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Last Updated on October 22, 2019, by eNotes Editorial. Word Count: 595

In We Should All Be Feminists, Chimamanda Ngozi Adichie tackles many issues that she, as a Nigerian woman, has faced throughout her life. She recalls the word "femininst" being hurled as a childhood insult, being refused the role of "classroom monitor," having her existence unintentionally ignored by waiters, and having those she tips thank the males in her presence. She acknowledges that, while gender equality has evolved quite a bit over the last hundred years, there are still gaps in the expectations of men and women. Adichie also highlights that though "52 percent of the world’s population is female . . . most of the positions of power and prestige are occupied by men." Ultimately, she uses this statistic to argue that a cultural change is required in order to ensure gender equality. To achieve this, she focuses on the importance of individuality, confidence, and awareness of others.

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Valuing Individuality

Throughout We Should All Be Feminists, Adichie discusses the importance of maintaining and celebrating individuality. She argues that when a society assigns expectations on the basis of gender, it tells a person "how we should be rather than recognizing how we are." She illustrates this with an example from her own life: Women are taught cooking and cleaning skills from an early, while most men are not. Despite this emphasis on cooking and cleaning, one of Adichie's female friends always absolutely despised domestic work. This friend spent several years pretending to enjoy it; and, when she stopped pretending, her husband's family complained of how she changed. While growing up, the friend was never asked whether she particularly enjoyed cooking. Instead, it was assumed that she would be willing to perform this task, simply because she was a woman. Thus, for many years, she was being who everyone else wanted her to be instead of being true to herself.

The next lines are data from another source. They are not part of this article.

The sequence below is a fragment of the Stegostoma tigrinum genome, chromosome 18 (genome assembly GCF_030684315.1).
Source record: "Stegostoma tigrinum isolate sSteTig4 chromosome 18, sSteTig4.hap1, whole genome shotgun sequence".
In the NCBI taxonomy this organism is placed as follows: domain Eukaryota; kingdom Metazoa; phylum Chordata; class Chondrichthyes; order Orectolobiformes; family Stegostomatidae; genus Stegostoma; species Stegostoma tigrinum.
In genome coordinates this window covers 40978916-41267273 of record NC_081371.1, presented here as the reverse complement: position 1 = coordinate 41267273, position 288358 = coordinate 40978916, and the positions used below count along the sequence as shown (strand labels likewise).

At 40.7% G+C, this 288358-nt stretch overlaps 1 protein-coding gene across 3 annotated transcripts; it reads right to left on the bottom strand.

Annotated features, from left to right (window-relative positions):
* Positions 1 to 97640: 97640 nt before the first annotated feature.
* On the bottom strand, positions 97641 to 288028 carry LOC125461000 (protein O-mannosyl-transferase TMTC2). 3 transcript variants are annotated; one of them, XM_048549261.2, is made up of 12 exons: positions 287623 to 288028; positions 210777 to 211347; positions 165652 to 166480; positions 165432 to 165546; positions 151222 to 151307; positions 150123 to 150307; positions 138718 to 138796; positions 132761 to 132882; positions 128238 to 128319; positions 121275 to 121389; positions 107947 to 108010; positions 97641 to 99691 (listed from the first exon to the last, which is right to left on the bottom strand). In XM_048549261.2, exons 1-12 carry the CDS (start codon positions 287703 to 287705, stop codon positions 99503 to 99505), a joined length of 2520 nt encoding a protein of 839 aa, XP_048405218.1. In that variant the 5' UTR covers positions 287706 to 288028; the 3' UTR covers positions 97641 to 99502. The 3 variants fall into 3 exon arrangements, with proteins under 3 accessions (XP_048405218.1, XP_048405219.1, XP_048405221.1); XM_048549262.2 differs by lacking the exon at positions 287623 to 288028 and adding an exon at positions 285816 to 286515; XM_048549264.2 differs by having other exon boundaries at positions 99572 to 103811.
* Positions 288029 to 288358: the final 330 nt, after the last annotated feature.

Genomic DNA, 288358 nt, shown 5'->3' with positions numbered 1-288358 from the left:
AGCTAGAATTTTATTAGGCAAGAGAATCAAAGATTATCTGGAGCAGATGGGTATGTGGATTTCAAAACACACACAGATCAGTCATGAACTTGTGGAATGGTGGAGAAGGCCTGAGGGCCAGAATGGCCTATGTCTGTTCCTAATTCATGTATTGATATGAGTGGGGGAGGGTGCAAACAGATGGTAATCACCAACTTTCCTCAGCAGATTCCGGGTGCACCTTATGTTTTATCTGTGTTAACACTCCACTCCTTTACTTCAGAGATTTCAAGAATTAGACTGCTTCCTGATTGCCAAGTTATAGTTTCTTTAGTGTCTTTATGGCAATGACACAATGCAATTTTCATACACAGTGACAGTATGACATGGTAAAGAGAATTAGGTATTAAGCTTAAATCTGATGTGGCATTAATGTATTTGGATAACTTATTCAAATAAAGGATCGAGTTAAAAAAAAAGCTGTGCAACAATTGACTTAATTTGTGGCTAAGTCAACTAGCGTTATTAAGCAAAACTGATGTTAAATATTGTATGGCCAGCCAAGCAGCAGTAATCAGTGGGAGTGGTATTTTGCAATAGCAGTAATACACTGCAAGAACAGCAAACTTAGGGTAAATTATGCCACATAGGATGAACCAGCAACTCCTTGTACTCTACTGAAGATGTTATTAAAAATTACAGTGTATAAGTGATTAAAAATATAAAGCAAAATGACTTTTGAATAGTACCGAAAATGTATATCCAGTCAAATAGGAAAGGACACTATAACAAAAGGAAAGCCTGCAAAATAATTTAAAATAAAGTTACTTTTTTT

Having the Confidence to Challenge Social Norms

Adichie argues that empowered and confident individuals are essential to the creation of new societal norms. To demonstrate this, she turns to a discussion on clothing. Society's expectations—both implicit and explicit—often dictate what women should and should not wear. For example, one of her friends who is not married deliberately wears a wedding band to professional meetings in...

(The entire section contains 595 words.)

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